NBA star Steph Curry told ESPN Wednesday he was "joking" earlier this week when he said he did not think humans had ever landed on the moon -- and he revealed he'd accept an invitation from NASA to visit lunar artifacts at the Johnson Space Center in Houston.
Curry kicked off the controversy earlier this week when he appeared on a podcast called "Winging It" with fellow NBA veterans Vince Carter and Kent Bazemore, as well as Curry's Golden State Warriors teammate Andre Iguodala. At one point in the free-flowing conversation, Curry asked the group: "We ever been to the moon?" After the others responded no, Curry said: "They're going to come get us, I don't think so either. Sorry, I don't want to start conspiracies."
"Obviously I was joking when I was talking on the podcast," Curry told ESPN, adding that his public silence was "protesting how stupid it was that people actually took that quote and made it law as, 'Oh my God, he's a fake-moon-landing truther,' whatever you want to call it."
The comments quickly went viral and sparked a furor on social media, with many criticizing the two-time NBA MVP for doubting the moon landing. Curry did not comment publicly about his statements until Wednesday, intensifying the focus on him. NASA spokesman Allard Beutel publicly invited Curry to visit the Johnson Space Center in Houston, "perhaps the next time the Warriors are in town to play the Rockets.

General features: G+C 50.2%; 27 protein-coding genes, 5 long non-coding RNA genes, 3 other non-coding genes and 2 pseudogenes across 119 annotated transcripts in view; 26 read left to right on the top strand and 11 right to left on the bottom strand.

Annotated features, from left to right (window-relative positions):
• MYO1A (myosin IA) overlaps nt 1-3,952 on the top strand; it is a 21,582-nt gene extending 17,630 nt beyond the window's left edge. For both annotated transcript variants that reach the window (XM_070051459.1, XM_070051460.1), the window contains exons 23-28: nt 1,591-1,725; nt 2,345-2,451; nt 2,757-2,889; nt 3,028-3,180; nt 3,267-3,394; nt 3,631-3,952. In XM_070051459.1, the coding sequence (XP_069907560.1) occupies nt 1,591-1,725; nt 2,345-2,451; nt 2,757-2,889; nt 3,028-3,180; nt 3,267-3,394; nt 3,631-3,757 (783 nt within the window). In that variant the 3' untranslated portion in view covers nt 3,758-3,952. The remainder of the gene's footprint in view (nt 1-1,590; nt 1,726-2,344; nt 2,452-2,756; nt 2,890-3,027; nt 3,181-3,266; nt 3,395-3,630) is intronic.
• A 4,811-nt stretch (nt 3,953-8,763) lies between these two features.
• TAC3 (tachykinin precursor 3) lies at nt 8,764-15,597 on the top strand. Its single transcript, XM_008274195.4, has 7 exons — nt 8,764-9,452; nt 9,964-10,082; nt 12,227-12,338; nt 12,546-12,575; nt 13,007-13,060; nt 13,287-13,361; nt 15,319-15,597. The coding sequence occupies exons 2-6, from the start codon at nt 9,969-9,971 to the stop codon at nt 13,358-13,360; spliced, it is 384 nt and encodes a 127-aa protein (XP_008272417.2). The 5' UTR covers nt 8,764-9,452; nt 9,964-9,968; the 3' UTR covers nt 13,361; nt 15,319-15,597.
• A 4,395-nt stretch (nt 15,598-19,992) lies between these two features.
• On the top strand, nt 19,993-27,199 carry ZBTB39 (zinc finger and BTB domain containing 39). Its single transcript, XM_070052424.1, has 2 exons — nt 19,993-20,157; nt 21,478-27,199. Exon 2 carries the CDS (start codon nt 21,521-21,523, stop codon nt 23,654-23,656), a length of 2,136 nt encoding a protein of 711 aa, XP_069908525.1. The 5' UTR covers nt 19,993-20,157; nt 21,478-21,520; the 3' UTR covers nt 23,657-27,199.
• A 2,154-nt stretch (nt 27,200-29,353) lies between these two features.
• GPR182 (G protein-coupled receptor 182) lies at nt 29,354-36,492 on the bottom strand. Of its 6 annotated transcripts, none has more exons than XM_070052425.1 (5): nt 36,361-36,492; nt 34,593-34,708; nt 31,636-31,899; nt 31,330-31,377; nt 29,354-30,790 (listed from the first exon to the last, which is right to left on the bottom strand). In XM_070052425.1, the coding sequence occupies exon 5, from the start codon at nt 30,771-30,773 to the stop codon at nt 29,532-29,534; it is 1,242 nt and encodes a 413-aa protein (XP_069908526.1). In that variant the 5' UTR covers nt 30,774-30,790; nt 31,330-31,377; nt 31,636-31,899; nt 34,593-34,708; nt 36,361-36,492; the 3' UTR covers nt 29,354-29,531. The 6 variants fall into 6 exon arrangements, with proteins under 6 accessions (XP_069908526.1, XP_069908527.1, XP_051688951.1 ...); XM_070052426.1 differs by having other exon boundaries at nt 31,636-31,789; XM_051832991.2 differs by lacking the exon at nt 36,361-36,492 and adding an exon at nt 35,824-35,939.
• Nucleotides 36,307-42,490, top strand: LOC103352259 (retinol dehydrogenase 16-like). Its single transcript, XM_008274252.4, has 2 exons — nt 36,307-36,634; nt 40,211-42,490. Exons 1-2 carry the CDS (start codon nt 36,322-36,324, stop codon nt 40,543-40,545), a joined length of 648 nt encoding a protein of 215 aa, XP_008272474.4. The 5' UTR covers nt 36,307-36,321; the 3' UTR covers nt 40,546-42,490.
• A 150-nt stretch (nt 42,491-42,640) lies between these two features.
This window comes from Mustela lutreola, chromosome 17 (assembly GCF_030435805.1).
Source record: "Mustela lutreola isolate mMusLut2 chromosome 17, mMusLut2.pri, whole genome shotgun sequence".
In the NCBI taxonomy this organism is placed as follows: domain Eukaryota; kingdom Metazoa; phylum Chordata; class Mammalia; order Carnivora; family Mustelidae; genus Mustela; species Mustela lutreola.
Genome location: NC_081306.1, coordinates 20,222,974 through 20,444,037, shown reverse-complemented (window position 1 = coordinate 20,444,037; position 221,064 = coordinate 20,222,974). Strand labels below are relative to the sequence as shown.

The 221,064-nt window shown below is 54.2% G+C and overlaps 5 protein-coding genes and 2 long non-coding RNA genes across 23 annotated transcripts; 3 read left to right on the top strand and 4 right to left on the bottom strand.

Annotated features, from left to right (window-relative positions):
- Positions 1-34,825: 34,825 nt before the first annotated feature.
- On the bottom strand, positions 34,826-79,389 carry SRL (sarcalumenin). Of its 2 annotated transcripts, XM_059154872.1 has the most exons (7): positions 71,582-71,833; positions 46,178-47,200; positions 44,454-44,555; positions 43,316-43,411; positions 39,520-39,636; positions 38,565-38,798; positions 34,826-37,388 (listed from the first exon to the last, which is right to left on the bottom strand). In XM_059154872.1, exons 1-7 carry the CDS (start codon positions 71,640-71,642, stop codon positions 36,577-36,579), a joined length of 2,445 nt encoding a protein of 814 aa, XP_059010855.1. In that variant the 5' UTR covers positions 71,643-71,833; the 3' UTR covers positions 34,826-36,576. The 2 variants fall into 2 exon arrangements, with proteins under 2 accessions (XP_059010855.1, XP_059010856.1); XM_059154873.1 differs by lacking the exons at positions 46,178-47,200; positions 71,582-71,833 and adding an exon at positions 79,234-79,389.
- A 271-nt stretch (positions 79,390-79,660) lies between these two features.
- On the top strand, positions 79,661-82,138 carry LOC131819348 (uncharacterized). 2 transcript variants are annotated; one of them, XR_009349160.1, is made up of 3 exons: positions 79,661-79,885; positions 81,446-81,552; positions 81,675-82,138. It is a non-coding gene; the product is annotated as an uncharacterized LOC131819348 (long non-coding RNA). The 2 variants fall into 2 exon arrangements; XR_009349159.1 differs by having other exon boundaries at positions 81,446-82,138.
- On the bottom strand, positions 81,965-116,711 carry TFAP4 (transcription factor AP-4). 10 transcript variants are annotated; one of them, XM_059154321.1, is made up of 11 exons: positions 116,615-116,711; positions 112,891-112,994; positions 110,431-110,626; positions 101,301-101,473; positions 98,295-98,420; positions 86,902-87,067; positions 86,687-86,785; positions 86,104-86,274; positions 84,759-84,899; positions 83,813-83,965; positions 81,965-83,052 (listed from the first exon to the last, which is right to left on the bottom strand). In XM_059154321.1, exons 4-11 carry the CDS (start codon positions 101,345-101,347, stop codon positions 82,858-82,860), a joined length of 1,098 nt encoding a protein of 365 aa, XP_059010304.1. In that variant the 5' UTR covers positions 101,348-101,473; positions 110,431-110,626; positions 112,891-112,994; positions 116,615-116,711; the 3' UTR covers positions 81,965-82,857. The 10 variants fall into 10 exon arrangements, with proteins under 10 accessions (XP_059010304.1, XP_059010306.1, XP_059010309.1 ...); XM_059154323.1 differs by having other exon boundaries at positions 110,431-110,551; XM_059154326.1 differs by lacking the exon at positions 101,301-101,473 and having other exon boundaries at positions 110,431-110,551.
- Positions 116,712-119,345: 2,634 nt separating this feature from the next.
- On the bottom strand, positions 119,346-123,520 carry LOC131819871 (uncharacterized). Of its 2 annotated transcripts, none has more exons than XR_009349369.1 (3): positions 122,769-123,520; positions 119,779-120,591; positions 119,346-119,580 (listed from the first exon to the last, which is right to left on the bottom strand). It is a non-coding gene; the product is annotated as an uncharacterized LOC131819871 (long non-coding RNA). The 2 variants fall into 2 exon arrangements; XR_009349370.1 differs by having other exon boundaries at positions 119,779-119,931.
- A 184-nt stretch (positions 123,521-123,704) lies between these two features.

"We have hundreds of pounds of moon rocks stored there, and the Apollo mission control," Beutel said. "During his visit, he can see firsthand what we did 50 years ago, as well as what we’re doing now to go back to the moon in the coming years, but this time to stay."
Curry told ESPN he "definitely" would take Beutel and NASA up on their offer.
"I am going to educate myself firsthand on everything that NASA has done and shine a light on their tremendous work over the years," he said. "And hopefully people understand that education is power, informing yourself is power. For kids out there that hang on every word that we say, which is important, understand that you should not believe something just because somebody says it. You should do your homework and understand what you actually believe.
"But I'm going to go to NASA and I'm going to enjoy the experience wholeheartedly."
However, Curry's trip to Mission Control may have to wait for a few months. Golden State isn't scheduled to visit Houston until March 13.